2. says

    Ryan, your post is right on. I have talked with people in the past about the accuracy of Zillow. Their data is very dependent on the accuracy of the county data which, as you know, can be way off. As Sara said though, it can be a good starting point. I did not know about the accuracy rates, that is interesting.

    • says

      Thanks Tom. It’s interesting when you actually click on the link. The first few columns of the accuracy table say 99% and such, but when looking at the heading, that stands for 99% of homes in the county that are listed on Zillow. It’s good that they have most of the data in the area apparently, but the actual stated accuracy rates are a much different story. For example, in Sacramento County they state that 45% of homes sell within 10% of their estimate, 70% of homes within 20% of their estimate, and 25% of homes within 5% of their estimate. Their stated median error is 11.4%. In some senses, these numbers are a valuable starting point, but at the same time being off by 10%+ across-the-board overall (up or down) ought to cause caution for the reader.

      I actually have a neighbor who LOVES Zillow. He spends a good amount of time on there and he asks me questions from time to time about certain houses that were listed (like a foreclosure transfer that was not a sale).

  3. says

    I followed this article from the realestateappraisetips.com website. Glad you took the time to post some real commentary and real numbers.

    I did something similar back in July, for a home in my area (Austin, TX):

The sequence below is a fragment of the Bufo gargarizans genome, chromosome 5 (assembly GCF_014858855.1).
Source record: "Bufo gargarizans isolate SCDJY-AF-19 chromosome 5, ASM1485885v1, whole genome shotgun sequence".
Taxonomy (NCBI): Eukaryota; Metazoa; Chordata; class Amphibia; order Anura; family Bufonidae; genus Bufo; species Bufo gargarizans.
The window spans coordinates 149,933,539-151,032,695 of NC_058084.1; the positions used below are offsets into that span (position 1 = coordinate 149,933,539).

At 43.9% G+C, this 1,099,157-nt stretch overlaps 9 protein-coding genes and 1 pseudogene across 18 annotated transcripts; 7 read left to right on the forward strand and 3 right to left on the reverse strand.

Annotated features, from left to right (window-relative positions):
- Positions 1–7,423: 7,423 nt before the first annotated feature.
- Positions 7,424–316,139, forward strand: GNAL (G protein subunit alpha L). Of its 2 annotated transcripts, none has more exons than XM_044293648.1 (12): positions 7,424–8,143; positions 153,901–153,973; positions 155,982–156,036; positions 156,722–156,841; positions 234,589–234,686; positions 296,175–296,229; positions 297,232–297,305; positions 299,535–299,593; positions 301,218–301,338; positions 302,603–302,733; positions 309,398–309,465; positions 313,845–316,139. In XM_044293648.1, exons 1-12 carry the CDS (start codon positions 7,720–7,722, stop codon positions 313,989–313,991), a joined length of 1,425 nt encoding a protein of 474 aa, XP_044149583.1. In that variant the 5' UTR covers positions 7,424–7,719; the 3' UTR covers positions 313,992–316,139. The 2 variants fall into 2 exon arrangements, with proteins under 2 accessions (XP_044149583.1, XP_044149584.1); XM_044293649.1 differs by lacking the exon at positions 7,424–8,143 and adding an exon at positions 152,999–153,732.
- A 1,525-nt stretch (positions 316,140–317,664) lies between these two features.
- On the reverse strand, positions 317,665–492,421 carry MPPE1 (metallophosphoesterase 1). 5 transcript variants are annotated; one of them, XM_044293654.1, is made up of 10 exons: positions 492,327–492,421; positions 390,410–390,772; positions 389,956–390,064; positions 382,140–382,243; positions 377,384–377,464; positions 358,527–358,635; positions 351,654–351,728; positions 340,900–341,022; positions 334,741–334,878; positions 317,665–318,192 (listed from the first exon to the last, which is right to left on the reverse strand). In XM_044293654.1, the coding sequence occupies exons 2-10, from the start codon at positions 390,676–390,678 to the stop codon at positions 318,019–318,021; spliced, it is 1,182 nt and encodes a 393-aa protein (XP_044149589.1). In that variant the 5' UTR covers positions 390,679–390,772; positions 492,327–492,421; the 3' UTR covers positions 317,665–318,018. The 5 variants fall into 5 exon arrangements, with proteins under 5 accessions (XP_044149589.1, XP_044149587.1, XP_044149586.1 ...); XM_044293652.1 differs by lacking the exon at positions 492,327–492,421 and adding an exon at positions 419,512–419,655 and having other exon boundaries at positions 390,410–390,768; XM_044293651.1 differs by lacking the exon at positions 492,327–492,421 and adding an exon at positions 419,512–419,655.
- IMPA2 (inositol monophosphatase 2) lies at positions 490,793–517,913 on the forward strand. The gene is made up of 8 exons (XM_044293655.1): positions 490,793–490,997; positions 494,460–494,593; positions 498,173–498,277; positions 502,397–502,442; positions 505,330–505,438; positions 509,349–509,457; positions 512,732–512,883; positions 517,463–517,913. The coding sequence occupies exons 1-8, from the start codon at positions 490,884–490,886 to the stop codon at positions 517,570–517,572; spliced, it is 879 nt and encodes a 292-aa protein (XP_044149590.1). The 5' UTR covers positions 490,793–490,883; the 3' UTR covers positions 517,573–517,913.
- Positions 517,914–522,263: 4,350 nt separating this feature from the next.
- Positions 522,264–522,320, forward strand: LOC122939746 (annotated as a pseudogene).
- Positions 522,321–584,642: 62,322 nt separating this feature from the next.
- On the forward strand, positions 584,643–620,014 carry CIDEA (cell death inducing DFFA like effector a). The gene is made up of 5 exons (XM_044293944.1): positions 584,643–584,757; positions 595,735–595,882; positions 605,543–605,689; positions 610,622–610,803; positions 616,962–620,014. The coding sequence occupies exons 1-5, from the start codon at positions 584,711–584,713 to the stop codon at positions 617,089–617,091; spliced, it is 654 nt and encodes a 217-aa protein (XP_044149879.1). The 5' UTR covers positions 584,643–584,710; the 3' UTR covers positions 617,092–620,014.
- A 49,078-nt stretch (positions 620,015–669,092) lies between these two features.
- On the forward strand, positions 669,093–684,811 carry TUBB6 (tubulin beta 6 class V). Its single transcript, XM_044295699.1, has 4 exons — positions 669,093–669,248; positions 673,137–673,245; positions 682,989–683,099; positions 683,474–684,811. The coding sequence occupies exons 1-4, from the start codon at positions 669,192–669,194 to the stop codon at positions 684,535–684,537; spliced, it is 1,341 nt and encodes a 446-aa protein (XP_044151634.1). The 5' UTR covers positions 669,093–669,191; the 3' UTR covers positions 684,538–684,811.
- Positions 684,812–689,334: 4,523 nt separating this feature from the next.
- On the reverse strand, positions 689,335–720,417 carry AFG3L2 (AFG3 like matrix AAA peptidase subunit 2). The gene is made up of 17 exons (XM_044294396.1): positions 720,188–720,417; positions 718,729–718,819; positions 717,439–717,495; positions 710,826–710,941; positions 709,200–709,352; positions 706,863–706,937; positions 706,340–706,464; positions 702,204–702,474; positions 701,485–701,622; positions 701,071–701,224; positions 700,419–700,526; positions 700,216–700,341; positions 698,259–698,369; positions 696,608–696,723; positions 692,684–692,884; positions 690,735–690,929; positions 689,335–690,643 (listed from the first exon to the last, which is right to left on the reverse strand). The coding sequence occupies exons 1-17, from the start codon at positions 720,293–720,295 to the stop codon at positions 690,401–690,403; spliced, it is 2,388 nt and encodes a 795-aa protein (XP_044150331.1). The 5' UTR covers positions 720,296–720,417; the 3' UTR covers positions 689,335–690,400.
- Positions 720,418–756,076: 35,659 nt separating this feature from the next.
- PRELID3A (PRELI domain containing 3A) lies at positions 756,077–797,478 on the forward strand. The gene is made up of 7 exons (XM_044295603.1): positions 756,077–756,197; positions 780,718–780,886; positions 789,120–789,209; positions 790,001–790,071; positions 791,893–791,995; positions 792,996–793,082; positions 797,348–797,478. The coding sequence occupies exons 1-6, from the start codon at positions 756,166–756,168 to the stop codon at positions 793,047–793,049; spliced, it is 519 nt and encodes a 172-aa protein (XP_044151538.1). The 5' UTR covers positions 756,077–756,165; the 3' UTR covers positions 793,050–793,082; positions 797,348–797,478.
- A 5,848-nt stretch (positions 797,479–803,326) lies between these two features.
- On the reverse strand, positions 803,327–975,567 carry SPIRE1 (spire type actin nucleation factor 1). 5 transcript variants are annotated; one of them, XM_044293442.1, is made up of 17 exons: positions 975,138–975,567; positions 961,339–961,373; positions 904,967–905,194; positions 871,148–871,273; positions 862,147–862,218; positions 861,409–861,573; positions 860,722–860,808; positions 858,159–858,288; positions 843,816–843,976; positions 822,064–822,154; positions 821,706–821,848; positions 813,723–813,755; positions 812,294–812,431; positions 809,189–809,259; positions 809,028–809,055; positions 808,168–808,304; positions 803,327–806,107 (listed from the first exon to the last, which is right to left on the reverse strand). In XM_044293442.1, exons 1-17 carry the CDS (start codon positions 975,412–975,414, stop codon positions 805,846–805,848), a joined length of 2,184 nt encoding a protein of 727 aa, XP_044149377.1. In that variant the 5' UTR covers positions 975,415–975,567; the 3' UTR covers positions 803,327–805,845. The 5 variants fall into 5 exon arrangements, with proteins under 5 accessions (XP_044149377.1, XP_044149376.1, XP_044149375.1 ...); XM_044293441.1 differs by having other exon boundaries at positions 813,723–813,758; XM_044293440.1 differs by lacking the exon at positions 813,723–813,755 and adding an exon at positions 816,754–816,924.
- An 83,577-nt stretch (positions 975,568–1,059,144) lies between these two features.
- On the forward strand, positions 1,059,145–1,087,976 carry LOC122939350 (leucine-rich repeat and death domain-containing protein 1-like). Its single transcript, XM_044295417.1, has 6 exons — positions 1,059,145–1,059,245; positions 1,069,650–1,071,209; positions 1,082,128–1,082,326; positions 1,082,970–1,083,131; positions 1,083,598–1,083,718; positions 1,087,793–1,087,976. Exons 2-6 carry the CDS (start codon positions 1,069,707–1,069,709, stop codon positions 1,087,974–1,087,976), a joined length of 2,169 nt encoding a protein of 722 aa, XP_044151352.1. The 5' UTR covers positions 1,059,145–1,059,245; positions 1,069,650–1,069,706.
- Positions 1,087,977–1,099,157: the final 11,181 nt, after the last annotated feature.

You are here: Home / Appraisal Information and Tutorials / Is a Free House Appraisal A Good Measure of Market Value?
    Is a Free House Appraisal A Good Measure of Market Value?
    July 23, 2010 By Alison Shuman Masis Leave a Comment (Edit)
    0

    Free Appraisals Are not a good Measure of House Value
    A Free House Appraisal Sounds Great!

    Until you realize that the value provided by “instant” or “online” house valuation services isn’t a good indicator of the value of your home.

    Before you pop off this page, think for just a minute about what you really need.
    Are You Looking for the True Market Value of Your Home?

    Or are you just killing time waiting for the movie to start?
    Home Valuation Sites Vary in Values Provided

    Let’s play a little game. Let’s visit a few of the on-line websites that offer information on house values and see how the numbers compare.

    For this game, we’ll use a house on Leafwood Lane in Austin, Texas, 78750. This is a 2902 square foot house in Northwest Austin. Although all of the information below is from the public records, we don’t feel comfortable sharing the actual address.

    * According to the Travis County Central Appraisal District, this property has a tax assessment value of $333,962.
    * According to eppraisal.com, this house is worth $338,672.
    * According to CyberHomes.com, this house is worth an estimated value of $353,124, with a range of $317,811 – $406,092.
    * According to Zillow.com, this property has a tax assessed value of $348,618. Note that this value doesn’t match the actual tax assessment value obtained directly from the taxing district.”

    Let’s keep the machines from running over the humans!

    • says

      No problem at all. Thanks for sharing. I’d be curious if this was a house you appraised, and what the appraisal came in at. I find tax assessed values to not be a good indicator of value in my neck of the woods (Sacramento County, Placer County…). Take care.

      • says

        We didn’t appraise this one, but I think you’re on to a good thing to post regularly about – the difference between the current appraised value and the number in the auto valuation sites.

        I just recorded a podcast about the difference between a tax assessment and an appraisal – another topic we could all write a LOT about to get the word out there.

        How transparent is the tax assessment process where you are?

        • says

          The Sacramento County Assessor posts tax assessments online, so any homebuyer can check out their property assessment each year. That’s a nice feature. In terms of accuracy, in my experience acting in the role of a a property tax consultant (I run http://www.SacramentoTaxAppeals.com), it’s very common to see overassessed properties in Sacramento County (and surrounding counties).